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  1. I just saw Thor in theaters, and, honestly, I thought that the writing sucked. Here's why, followed by a redeeming point or two. I tried to avoid spoilers, so forgive some of the more vague language.

    The 30ish-minute beginning sequence was great, except that it was all a flashback after what I thought was an unnecessary hook at the beginning. The whole time, I was wondering when we were going to get back to the story. Taking out the beginning hook and presenting the introduction as part of the story proper instead of the backstory would have made it much more enjoyable to me.

    The method in which Thor got his hammer back (okay, it's obvious he's going to, so this isn't a spoiler) seemed a bit deux ex machina to me. By that I mean that the hammer suddenly had this new ability that it didn't posess before which allowed Thor to be physically reunited with it. The spell/blessing placed on the hammmer may have been worded in a way that made me think this a bit strange. One possible resolution would be to have the big fight scene occur in the direct vicinity of where the hammer is. As it stands, I think it was too easy for him to get it back (as soon as he was able to).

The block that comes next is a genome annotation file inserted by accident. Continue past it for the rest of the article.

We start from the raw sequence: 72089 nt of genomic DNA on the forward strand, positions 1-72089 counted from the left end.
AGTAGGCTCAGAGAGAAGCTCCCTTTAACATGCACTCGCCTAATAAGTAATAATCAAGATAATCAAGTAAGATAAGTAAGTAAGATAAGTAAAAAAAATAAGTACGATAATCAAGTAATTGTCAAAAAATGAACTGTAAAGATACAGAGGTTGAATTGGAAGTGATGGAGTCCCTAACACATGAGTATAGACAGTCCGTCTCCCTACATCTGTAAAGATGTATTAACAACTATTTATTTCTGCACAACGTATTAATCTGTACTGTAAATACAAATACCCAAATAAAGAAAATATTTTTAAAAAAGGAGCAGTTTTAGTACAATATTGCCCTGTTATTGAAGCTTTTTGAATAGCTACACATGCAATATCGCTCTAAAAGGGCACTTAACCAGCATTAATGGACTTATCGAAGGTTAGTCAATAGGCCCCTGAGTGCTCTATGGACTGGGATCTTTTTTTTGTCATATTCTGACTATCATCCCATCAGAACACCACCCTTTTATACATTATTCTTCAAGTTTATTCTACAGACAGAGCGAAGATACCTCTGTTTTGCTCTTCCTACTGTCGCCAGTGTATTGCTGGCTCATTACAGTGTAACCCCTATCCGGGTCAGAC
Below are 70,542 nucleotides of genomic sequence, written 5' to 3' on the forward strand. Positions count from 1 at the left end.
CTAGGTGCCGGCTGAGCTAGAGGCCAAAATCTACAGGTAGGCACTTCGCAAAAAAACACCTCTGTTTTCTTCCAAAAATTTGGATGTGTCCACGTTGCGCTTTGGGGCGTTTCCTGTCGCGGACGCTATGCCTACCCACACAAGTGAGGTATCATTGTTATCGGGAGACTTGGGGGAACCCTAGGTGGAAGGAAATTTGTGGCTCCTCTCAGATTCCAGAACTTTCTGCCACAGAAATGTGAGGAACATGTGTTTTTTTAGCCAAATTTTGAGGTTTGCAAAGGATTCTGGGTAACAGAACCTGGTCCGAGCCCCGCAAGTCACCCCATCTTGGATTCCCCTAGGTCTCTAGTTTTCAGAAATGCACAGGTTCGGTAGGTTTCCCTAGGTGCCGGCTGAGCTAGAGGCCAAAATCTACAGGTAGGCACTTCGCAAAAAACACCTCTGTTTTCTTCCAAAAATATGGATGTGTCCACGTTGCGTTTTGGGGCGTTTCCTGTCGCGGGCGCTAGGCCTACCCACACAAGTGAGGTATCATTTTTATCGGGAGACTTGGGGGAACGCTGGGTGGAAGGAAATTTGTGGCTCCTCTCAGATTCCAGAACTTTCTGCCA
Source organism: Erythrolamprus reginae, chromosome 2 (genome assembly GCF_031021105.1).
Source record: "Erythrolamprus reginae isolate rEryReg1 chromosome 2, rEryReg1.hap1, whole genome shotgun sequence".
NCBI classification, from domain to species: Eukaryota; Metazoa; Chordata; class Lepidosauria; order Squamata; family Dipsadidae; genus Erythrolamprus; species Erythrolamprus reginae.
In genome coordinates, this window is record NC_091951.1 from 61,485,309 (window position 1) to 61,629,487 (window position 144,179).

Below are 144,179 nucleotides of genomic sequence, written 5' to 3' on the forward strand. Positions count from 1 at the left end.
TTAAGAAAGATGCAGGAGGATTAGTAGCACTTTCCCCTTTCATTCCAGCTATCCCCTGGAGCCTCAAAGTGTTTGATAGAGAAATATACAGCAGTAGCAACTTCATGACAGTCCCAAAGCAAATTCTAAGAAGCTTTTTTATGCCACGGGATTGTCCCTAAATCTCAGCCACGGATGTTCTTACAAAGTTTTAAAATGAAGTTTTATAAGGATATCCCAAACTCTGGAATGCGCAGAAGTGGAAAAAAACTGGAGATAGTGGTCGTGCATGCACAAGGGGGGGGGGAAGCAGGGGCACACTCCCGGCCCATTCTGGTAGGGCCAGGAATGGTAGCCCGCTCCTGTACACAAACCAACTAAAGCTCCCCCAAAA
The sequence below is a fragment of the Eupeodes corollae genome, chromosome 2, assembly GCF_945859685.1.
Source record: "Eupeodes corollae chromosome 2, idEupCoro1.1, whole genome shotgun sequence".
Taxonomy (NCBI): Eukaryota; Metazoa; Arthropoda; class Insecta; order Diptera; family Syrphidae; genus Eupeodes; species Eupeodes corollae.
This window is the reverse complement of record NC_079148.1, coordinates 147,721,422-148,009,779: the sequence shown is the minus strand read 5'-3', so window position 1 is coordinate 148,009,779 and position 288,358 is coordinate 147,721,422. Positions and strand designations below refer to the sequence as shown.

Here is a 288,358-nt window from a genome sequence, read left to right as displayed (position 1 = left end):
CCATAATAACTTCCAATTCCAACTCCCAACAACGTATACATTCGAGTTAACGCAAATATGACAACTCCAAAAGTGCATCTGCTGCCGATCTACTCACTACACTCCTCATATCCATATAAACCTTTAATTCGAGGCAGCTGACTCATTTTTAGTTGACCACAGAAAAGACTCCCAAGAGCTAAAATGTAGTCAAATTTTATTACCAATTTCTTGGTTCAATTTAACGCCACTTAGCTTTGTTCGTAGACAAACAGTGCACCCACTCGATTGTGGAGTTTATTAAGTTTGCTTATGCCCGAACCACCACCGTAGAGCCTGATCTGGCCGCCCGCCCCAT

This was quickly followed by the S.H.I.E.L.D. operative acting in a completely unexpected way. I didn't remember all about S.H.I.E.L.D. from Iron Man 2, so this completely threw me for a loop. Apparently, if I had remembered Iron Man 2, this would have made perfect sense to me. Should this movie really rely on another movie that isn't even a prequel for it to make sense?

    Right after this (yes, that's three in less than 10 minutes), some characters are able to get... back where they came from. The person who helps them do this has to overcome a very specific concrete obstacle to do this (see the movie, you'll see what I mean). Now, it makes sense that when he realizes that they need help, he tries to overcome the obstacle, and succeeds. The issue is that he begins trying to overcome that obstacle before he would have realized they need help. The end result is that he happens to overcome the obstacle at the exact right instant to help them. Huh? That came across to me as a deux ex machina type device (if not deux ex machina proper), or, at best, violating causality. There's no reason he can't wait until a few seconds later to begin overcoming the obstacle.